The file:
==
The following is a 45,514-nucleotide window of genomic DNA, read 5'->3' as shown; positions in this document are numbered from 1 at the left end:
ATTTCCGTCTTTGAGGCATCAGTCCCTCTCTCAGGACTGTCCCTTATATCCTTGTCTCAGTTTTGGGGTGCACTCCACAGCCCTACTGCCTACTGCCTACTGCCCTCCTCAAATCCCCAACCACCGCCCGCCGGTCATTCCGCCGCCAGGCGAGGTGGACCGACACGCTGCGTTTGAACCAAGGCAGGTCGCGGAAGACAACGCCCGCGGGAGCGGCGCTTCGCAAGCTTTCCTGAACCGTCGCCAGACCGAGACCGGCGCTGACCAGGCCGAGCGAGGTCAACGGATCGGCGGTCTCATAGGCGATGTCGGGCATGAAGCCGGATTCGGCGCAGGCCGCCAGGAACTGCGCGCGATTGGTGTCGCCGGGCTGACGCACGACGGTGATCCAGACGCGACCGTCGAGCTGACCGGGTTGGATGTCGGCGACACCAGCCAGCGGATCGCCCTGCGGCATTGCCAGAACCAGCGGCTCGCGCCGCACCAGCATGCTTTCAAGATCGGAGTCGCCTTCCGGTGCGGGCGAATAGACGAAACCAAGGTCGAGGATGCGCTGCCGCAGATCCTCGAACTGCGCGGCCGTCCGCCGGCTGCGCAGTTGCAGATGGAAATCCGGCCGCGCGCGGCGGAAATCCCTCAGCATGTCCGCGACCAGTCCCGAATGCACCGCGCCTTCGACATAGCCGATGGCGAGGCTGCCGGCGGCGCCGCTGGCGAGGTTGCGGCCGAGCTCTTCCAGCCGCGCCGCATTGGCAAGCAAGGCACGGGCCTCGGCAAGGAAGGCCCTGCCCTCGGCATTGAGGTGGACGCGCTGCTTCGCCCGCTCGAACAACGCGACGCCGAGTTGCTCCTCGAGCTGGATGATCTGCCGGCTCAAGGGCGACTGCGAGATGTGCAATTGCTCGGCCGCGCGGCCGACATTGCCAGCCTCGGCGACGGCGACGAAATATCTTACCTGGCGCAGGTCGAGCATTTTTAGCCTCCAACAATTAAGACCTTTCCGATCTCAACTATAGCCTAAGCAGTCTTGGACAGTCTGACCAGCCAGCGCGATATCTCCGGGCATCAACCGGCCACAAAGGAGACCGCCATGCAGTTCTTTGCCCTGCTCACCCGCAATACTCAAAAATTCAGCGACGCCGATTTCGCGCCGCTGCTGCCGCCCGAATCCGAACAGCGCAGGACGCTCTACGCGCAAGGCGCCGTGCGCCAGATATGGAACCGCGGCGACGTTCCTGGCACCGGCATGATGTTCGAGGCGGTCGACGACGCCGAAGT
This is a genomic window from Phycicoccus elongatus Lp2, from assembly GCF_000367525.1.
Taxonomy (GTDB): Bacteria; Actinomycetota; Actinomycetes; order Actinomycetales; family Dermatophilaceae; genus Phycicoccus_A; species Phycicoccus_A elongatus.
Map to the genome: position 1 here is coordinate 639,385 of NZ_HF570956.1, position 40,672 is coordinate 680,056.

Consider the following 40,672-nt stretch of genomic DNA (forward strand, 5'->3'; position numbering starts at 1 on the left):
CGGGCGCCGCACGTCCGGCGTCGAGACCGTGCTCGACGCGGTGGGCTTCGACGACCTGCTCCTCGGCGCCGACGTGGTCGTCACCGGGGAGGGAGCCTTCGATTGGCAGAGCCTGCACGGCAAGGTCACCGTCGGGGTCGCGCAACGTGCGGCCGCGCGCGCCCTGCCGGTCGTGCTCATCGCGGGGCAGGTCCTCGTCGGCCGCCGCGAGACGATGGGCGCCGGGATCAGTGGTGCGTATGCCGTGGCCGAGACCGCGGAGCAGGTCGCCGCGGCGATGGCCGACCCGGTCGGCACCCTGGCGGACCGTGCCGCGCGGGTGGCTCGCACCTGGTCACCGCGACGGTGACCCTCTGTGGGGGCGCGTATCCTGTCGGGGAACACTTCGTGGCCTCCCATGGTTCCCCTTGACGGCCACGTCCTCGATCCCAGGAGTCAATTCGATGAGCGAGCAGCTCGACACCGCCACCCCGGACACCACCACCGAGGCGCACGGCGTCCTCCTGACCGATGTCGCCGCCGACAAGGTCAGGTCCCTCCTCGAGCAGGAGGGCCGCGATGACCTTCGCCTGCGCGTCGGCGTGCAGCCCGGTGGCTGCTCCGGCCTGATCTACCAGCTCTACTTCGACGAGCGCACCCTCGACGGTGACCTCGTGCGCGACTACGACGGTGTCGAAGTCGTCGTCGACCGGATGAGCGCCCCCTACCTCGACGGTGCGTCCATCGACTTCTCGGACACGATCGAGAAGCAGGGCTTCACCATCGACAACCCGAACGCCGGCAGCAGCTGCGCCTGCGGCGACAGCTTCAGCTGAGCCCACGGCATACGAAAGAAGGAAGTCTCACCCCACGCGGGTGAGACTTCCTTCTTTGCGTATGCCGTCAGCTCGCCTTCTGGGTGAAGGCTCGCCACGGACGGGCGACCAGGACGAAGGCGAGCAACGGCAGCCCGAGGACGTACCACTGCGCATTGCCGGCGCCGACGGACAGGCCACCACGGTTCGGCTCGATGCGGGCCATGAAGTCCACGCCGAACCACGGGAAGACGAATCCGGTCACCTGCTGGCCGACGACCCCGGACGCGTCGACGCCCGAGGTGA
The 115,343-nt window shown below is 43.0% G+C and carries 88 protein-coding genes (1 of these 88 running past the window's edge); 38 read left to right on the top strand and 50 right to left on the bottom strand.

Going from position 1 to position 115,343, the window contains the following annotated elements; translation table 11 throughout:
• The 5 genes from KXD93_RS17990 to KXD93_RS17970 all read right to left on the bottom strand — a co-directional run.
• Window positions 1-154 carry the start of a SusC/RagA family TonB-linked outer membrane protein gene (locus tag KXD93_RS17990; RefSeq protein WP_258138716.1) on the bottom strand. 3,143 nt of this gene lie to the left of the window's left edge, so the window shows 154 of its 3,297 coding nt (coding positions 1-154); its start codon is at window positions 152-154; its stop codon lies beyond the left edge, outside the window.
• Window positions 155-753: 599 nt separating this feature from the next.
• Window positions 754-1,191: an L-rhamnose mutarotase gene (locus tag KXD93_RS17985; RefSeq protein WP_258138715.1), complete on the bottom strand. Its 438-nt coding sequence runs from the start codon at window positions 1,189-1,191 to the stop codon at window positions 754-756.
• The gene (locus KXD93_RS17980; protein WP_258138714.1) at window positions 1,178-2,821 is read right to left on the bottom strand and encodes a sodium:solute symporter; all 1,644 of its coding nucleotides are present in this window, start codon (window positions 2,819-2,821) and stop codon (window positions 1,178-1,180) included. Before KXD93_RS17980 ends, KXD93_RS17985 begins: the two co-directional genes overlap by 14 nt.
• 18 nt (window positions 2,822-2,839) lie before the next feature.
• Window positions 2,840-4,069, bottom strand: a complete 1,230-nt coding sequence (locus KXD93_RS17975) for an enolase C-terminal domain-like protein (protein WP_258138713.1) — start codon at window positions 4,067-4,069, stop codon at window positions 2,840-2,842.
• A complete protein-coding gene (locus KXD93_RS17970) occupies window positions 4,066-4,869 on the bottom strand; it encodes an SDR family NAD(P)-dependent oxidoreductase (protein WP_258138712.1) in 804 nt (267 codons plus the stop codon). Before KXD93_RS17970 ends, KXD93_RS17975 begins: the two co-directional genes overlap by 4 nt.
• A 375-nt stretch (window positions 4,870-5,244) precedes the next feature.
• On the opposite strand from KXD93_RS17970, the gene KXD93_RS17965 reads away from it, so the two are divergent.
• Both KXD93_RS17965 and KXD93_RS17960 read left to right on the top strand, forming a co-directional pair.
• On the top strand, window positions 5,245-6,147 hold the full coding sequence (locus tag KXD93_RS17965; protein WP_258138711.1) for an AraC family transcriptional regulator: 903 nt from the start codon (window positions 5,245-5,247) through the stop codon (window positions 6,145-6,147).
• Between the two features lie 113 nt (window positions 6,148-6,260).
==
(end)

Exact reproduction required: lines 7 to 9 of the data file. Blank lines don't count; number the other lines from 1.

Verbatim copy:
CGGGCGCCGCACGTCCGGCGTCGAGACCGTGCTCGACGCGGTGGGCTTCGACGACCTGCTCCTCGGCGCCGACGTGGTCGTCACCGGGGAGGGAGCCTTCGATTGGCAGAGCCTGCACGGCAAGGTCACCGTCGGGGTCGCGCAACGTGCGGCCGCGCGCGCCCTGCCGGTCGTGCTCATCGCGGGGCAGGTCCTCGTCGGCCGCCGCGAGACGATGGGCGCCGGGATCAGTGGTGCGTATGCCGTGGCCGAGACCGCGGAGCAGGTCGCCGCGGCGATGGCCGACCCGGTCGGCACCCTGGCGGACCGTGCCGCGCGGGTGGCTCGCACCTGGTCACCGCGACGGTGACCCTCTGTGGGGGCGCGTATCCTGTCGGGGAACACTTCGTGGCCTCCCATGGTTCCCCTTGACGGCCACGTCCTCGATCCCAGGAGTCAATTCGATGAGCGAGCAGCTCGACACCGCCACCCCGGACACCACCACCGAGGCGCACGGCGTCCTCCTGACCGATGTCGCCGCCGACAAGGTCAGGTCCCTCCTCGAGCAGGAGGGCCGCGATGACCTTCGCCTGCGCGTCGGCGTGCAGCCCGGTGGCTGCTCCGGCCTGATCTACCAGCTCTACTTCGACGAGCGCACCCTCGACGGTGACCTCGTGCGCGACTACGACGGTGTCGAAGTCGTCGTCGACCGGATGAGCGCCCCCTACCTCGACGGTGCGTCCATCGACTTCTCGGACACGATCGAGAAGCAGGGCTTCACCATCGACAACCCGAACGCCGGCAGCAGCTGCGCCTGCGGCGACAGCTTCAGCTGAGCCCACGGCATACGAAAGAAGGAAGTCTCACCCCACGCGGGTGAGACTTCCTTCTTTGCGTATGCCGTCAGCTCGCCTTCTGGGTGAAGGCTCGCCACGGACGGGCGACCAGGACGAAGGCGAGCAACGGCAGCCCGAGGACGTACCACTGCGCATTGCCGGCGCCGACGGACAGGCCACCACGGTTCGGCTCGATGCGGGCCATGAAGTCCACGCCGAACCACGGGAAGACGAATCCGGTCACCTGCTGGCCGACGACCCCGGACGCGTCGACGCCCGAGGTGA
The 115,343-nt window shown below is 43.0% G+C and carries 88 protein-coding genes (1 of these 88 running past the window's edge); 38 read left to right on the top strand and 50 right to left on the bottom strand.

Going from position 1 to position 115,343, the window contains the following annotated elements; translation table 11 throughout: